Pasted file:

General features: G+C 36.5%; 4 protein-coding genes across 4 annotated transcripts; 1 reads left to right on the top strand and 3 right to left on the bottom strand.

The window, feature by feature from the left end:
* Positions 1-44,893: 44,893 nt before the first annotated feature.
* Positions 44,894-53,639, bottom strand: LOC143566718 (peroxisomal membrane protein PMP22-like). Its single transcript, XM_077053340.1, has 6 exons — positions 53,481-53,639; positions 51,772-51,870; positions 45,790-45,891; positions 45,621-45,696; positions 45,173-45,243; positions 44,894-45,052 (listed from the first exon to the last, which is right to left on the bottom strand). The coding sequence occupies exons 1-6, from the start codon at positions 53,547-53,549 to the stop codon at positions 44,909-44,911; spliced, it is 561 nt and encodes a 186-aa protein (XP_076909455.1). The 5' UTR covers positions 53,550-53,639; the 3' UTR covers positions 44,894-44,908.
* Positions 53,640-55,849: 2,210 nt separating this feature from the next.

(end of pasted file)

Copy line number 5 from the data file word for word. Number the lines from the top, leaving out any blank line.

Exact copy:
* Positions 53,640-55,849: 2,210 nt separating this feature from the next.